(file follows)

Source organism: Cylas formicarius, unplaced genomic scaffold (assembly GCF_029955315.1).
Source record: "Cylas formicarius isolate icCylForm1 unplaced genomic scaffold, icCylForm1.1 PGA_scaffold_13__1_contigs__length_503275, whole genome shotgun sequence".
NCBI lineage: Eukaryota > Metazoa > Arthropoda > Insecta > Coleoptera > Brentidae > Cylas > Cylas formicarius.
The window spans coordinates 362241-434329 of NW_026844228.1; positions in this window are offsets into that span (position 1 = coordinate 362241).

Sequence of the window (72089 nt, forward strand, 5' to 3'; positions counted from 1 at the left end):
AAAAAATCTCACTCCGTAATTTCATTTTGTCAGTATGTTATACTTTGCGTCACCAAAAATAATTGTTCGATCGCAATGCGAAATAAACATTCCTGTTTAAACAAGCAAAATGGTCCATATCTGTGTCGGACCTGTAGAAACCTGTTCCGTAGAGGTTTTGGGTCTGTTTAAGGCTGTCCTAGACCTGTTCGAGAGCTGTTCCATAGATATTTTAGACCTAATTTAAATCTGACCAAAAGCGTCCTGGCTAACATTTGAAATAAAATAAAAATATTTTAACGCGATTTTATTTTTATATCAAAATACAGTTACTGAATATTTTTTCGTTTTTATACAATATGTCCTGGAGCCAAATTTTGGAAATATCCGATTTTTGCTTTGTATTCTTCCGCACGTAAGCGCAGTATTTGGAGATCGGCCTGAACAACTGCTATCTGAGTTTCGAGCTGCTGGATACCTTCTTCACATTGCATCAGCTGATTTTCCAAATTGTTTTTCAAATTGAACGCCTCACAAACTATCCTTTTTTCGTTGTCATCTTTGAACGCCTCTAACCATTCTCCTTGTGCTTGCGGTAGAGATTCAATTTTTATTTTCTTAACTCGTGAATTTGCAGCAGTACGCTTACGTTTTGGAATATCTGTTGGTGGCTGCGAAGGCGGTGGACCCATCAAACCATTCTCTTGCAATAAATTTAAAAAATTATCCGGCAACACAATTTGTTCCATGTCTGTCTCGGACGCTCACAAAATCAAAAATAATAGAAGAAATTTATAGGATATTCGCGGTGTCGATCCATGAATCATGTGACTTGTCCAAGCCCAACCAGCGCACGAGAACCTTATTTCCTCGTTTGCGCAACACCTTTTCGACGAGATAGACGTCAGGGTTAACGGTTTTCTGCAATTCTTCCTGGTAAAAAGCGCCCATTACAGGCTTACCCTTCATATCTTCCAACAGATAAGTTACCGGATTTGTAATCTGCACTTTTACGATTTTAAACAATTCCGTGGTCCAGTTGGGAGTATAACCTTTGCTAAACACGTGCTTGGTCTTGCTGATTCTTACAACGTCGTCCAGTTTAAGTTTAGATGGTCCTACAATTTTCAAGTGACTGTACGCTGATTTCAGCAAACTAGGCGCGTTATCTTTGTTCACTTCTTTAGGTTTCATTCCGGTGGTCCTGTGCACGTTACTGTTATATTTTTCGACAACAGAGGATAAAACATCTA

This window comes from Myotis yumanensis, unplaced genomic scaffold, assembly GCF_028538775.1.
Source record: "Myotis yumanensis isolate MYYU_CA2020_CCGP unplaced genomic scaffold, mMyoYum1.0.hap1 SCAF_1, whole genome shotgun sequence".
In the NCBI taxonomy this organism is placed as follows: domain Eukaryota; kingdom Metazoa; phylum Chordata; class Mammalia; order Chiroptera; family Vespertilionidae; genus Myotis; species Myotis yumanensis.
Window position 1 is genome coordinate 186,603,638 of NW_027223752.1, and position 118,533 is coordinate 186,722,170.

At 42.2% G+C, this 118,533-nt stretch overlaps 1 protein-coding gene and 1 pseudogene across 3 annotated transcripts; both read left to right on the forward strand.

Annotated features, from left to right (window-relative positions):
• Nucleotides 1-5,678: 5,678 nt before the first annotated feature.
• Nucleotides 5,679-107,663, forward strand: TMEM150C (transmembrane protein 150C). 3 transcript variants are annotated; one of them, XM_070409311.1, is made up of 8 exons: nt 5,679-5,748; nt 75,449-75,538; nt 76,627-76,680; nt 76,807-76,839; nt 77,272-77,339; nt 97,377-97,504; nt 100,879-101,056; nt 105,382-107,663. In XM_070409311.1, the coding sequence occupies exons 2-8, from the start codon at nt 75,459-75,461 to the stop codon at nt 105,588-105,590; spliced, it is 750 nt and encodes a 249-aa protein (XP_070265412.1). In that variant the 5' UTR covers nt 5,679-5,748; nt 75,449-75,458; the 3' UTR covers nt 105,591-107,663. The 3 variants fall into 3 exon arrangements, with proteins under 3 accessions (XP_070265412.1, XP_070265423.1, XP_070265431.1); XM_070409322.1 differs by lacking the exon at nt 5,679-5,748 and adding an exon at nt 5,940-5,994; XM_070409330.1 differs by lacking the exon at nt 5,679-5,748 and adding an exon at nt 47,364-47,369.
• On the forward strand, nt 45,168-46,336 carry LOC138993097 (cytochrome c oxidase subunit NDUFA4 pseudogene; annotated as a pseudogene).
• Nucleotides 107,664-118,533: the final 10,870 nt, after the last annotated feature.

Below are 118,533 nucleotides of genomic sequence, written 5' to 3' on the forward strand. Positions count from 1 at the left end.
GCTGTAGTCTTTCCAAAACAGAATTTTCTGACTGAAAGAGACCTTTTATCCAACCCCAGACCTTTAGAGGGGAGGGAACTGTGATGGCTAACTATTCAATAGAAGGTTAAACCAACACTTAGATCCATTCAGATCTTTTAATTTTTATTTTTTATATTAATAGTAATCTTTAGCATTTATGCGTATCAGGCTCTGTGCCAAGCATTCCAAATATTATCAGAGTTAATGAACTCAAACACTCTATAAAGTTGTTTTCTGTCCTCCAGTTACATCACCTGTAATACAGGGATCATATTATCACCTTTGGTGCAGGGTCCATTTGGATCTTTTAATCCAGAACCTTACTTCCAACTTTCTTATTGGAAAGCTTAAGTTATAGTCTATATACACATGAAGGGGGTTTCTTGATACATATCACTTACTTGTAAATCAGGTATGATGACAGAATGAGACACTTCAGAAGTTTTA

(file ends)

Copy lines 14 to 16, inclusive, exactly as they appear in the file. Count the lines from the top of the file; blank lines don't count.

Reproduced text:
• Nucleotides 5,679-107,663, forward strand: TMEM150C (transmembrane protein 150C). 3 transcript variants are annotated; one of them, XM_070409311.1, is made up of 8 exons: nt 5,679-5,748; nt 75,449-75,538; nt 76,627-76,680; nt 76,807-76,839; nt 77,272-77,339; nt 97,377-97,504; nt 100,879-101,056; nt 105,382-107,663. In XM_070409311.1, the coding sequence occupies exons 2-8, from the start codon at nt 75,459-75,461 to the stop codon at nt 105,588-105,590; spliced, it is 750 nt and encodes a 249-aa protein (XP_070265412.1). In that variant the 5' UTR covers nt 5,679-5,748; nt 75,449-75,458; the 3' UTR covers nt 105,591-107,663. The 3 variants fall into 3 exon arrangements, with proteins under 3 accessions (XP_070265412.1, XP_070265423.1, XP_070265431.1); XM_070409322.1 differs by lacking the exon at nt 5,679-5,748 and adding an exon at nt 5,940-5,994; XM_070409330.1 differs by lacking the exon at nt 5,679-5,748 and adding an exon at nt 47,364-47,369.
• On the forward strand, nt 45,168-46,336 carry LOC138993097 (cytochrome c oxidase subunit NDUFA4 pseudogene; annotated as a pseudogene).
• Nucleotides 107,664-118,533: the final 10,870 nt, after the last annotated feature.